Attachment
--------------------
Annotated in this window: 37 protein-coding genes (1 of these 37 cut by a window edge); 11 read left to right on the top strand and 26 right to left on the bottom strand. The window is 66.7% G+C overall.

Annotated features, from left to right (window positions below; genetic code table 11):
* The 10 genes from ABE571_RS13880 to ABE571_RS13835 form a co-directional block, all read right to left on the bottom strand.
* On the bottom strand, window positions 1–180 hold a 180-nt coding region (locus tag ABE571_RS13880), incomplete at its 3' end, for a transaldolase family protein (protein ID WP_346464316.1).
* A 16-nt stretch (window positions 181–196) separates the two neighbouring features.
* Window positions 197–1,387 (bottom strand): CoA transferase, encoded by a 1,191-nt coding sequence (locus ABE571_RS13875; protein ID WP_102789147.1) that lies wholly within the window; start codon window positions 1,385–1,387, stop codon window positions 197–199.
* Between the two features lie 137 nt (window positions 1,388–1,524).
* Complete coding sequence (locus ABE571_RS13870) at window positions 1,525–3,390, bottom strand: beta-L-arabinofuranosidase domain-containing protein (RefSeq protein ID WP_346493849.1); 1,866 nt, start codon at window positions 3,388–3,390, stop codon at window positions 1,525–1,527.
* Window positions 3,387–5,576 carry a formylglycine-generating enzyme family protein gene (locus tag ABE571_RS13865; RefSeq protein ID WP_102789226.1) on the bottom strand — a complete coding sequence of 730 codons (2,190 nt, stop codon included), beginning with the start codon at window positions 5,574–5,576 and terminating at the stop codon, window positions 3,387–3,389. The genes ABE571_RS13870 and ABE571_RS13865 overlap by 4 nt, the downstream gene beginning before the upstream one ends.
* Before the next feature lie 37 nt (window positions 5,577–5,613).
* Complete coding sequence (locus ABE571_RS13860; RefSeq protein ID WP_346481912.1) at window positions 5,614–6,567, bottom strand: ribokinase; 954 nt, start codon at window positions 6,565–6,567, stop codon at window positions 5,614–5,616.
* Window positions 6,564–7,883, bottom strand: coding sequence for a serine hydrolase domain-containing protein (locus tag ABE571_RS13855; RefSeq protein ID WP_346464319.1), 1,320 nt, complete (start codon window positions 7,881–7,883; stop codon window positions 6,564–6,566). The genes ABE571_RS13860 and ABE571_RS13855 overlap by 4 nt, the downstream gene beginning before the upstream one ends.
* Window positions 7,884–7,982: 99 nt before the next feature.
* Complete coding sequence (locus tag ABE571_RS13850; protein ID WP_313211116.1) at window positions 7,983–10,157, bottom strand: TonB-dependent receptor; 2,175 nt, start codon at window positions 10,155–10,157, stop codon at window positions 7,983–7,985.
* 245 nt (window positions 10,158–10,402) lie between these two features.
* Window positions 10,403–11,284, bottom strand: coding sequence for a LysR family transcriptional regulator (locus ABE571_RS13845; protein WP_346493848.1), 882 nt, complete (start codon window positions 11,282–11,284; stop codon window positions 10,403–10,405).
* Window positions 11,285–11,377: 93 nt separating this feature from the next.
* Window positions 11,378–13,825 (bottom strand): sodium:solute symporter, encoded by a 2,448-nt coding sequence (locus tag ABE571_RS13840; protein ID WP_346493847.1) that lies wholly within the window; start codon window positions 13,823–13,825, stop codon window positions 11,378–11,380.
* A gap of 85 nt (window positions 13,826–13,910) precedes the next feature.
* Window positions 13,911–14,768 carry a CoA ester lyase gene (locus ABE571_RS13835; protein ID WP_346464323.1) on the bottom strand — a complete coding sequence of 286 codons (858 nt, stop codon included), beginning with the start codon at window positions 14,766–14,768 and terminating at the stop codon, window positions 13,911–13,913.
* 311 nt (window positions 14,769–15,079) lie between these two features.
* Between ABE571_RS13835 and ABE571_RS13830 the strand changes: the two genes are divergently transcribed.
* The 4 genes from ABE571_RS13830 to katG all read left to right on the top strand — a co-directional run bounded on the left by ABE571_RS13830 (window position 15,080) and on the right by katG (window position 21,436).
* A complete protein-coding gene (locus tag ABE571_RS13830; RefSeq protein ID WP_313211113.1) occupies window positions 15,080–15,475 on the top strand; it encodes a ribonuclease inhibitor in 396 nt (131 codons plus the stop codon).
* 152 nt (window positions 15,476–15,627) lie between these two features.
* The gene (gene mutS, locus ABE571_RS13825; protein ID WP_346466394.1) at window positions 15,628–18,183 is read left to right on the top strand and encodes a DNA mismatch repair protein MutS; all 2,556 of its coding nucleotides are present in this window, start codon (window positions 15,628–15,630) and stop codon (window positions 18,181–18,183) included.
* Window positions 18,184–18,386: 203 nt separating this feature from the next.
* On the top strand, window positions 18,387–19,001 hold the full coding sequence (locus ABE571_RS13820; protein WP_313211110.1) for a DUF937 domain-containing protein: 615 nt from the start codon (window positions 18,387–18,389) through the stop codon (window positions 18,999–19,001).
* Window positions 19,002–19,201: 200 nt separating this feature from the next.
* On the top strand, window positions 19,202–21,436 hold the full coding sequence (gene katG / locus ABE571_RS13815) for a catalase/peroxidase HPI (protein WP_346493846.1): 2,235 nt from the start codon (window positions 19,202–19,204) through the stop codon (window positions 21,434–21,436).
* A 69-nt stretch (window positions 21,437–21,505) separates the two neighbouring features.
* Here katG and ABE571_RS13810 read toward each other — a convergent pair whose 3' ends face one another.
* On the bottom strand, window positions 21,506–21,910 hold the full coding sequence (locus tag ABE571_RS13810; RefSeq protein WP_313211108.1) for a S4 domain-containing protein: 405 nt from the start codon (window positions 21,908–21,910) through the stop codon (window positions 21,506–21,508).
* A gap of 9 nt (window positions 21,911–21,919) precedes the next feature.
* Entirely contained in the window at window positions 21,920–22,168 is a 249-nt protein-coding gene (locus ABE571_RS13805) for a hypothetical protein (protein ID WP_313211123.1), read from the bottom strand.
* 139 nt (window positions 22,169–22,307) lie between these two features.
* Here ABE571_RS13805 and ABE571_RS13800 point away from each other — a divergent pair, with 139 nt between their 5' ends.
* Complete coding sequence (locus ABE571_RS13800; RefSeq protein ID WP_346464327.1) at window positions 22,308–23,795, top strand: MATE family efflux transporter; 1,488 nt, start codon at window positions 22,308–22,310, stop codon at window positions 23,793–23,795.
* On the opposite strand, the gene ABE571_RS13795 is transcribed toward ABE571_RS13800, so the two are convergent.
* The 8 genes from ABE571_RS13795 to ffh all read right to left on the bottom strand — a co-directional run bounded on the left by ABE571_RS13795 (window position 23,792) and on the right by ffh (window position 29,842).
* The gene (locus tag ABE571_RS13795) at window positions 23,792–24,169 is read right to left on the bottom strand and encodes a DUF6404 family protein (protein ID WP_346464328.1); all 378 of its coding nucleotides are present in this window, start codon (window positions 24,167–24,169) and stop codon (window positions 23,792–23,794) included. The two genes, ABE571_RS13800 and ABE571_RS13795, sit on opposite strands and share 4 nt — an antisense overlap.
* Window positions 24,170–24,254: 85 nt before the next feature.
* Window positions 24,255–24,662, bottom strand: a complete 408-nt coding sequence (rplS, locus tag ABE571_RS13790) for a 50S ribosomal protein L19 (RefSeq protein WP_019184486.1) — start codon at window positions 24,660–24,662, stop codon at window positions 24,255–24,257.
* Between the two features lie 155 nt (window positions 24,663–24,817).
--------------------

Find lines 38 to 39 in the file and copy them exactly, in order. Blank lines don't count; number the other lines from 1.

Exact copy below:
* Complete coding sequence (locus ABE571_RS13800; RefSeq protein ID WP_346464327.1) at window positions 22,308–23,795, top strand: MATE family efflux transporter; 1,488 nt, start codon at window positions 22,308–22,310, stop codon at window positions 23,793–23,795.
* On the opposite strand, the gene ABE571_RS13795 is transcribed toward ABE571_RS13800, so the two are convergent.